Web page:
Environmentalists Tout DeSantis' Ceremonial Signing Of Florida Wildlife Corridor Act
Earlier this year, state lawmakers doubled funding for the Florida Forever land conservation program to $100 million. They also agreed to put $300 million from federal stimulus funding toward land conservation. This bill encourages much of the money to go to purchasing links in the wildlife corridor, providing a continuous path for animals to migrate.
During Monday's ceremonial bill signing, Gov. Ron DeSantis said during the last two years, the state has acquired nearly 70,000 acres through Florida Forever - more than the previous four years combined.
"The Florida Wildlife Corridor Act is the culmination of a decade of efforts by many of the people here today, highlighting the importance of connected wildlife habitats and land preservation," he said.
The money also ramps up efforts to preserve working ranch and farm lands in the corridor through conservation easements — paying landowners to not sell their land to developers.
Several speakers at the signing said Florida is an example of wildlife conservation for the rest of the country.
House Speaker Chris Sprowls of Palm Harbor said the bill unites all Floridians.
"It brings together our cattle ranchers, our wildlife conservation community, Republicans and Democrats, people who are worried about the future of Florida," he said, "and what Florida will look like for hundreds of years and what it will look like for our children and our grandchildren."
Tampa nature photographer Carlton Ward Jr. has been lobbying for the wildlife corridor since at least 2012, when he took the first of two 1,000-mile treks across Florida as part of the Florida Wildlife Corridor Expedition. The first passed through the location of the bill signing at Disney Wilderness Preserve in Osceola County.
Ward said the first 50 days of their first trek barely left the Everglades watershed. It began at the tip of Everglades National Park and continued through this area at the Disney Wilderness Preserve.
"Florida is leading the country through land conservation programs like Florida Forever and through this Florida Wildlife Corridor Act," he said. "Through this framework, we will be the national and global example of what's possible for nature and economies together."
"The Florida Wildlife Corridor Act is the culmination of decades of efforts focused on the importance of connected wildlife habitat and land preservation," Ward said. "The Florida Wildlife Corridor encompasses 18 million acres of land, and the Act encourages and promotes the protection of these lands to prevent damaging fragmentation of wildlife habitats, safeguard vital headwaters, support working cattle ranch and farmlands, and much more."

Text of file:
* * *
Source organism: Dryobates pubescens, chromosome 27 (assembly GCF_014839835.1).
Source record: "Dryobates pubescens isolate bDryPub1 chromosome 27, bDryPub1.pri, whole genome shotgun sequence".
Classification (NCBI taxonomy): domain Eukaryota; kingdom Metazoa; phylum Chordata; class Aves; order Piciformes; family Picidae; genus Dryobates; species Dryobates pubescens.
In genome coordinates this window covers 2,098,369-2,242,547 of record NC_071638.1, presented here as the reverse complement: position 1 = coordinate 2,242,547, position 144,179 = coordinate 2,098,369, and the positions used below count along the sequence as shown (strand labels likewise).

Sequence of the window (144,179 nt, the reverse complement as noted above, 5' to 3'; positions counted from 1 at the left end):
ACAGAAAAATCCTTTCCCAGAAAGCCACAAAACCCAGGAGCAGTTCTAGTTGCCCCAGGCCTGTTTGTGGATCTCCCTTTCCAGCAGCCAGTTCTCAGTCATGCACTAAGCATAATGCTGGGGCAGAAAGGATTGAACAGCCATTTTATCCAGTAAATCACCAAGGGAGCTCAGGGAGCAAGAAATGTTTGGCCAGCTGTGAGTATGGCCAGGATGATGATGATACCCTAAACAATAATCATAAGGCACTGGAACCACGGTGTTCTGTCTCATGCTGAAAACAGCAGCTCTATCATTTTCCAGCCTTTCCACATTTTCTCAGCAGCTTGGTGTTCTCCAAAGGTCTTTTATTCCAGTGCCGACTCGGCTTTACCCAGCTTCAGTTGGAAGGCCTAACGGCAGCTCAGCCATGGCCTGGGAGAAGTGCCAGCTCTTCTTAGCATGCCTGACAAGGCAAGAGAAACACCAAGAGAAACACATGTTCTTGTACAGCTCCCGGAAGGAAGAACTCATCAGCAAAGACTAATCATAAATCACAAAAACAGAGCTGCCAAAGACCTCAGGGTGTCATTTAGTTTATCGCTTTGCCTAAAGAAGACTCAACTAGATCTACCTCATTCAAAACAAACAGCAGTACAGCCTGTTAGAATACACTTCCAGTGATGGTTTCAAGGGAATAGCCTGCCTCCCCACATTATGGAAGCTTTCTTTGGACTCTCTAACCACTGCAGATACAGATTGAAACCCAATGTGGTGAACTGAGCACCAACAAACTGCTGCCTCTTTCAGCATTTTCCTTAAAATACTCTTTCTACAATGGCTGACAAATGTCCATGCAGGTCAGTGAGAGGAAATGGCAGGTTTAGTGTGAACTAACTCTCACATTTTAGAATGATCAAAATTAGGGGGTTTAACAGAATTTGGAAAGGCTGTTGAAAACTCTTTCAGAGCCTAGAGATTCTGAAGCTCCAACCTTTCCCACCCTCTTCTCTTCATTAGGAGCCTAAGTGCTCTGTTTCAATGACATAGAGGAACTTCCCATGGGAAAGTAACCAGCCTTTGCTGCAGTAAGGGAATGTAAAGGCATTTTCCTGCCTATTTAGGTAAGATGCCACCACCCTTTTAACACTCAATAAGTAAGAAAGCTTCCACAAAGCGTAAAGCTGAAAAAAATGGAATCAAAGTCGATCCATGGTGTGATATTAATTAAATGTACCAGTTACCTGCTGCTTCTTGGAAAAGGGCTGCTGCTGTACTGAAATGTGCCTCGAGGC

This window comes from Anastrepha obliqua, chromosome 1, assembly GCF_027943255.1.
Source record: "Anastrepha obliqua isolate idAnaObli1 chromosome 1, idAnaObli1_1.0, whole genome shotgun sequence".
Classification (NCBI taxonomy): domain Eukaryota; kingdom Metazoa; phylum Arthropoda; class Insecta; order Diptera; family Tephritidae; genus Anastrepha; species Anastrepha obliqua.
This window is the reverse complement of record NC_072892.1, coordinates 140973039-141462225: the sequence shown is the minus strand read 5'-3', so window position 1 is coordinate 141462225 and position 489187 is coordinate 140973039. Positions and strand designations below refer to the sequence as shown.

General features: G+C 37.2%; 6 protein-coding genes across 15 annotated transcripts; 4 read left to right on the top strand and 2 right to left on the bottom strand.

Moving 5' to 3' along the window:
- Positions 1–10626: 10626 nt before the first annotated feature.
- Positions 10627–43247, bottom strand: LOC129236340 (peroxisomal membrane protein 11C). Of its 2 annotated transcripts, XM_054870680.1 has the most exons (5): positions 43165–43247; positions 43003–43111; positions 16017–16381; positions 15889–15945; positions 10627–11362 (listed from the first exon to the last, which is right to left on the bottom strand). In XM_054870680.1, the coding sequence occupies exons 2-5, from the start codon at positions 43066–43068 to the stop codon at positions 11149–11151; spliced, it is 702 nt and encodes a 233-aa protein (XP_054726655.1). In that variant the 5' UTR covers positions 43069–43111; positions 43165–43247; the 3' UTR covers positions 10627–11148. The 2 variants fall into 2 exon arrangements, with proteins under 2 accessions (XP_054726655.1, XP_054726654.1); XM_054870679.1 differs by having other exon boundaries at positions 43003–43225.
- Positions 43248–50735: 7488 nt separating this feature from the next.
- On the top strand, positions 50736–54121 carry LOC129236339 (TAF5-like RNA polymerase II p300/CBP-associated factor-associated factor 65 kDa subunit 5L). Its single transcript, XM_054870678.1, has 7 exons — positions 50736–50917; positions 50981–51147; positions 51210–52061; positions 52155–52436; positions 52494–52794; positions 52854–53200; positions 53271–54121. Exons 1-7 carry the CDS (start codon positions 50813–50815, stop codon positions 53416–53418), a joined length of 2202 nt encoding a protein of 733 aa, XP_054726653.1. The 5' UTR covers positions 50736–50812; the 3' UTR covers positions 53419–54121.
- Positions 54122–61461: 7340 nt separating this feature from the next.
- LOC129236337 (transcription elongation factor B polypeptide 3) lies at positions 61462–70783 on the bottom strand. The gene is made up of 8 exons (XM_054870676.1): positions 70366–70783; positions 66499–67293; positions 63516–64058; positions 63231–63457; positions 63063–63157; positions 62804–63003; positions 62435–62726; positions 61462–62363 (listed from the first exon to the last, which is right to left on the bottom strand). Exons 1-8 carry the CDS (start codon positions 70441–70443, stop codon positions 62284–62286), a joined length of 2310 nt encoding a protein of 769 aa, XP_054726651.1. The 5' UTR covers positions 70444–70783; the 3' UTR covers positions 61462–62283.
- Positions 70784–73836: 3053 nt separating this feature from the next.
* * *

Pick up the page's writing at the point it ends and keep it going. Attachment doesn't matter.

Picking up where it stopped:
The bill passed by a rare 115-0 vote in the House and a 40-0 vote in the Senate — and they passed a budget that includes ways to pay for it.
The act was a last-minute amendment to an existing bill advocating protection of the Wekiva River watershed near Orlando inserted by Jason Brodeur, a Republican from Seminole County who chairs the Senate's Committee on Environment and Natural Resources.
"We've been working behind the scenes for years," said Mallory Lykes Dimmitt, who was with Ward and bear biologist Joe Guthrie on the Florida Wildlife Corridor Expedition.
It is the most significant spending on land conservation since voters overwhelmingly approved a state constitutional amendment in 2014 aimed at restoring funding to historic levels.
The Act includes numerous provisions:
- Securing access to habitats for wide-ranging wildlife, including the endangered Florida panther, and preventing fragmentation of critical lands
- Protecting the headwaters of major watersheds (including the Everglades and St. Johns)
- Helping to sustain working farms, lands and forests
- Preserving lands and waters to protect coastal estuaries
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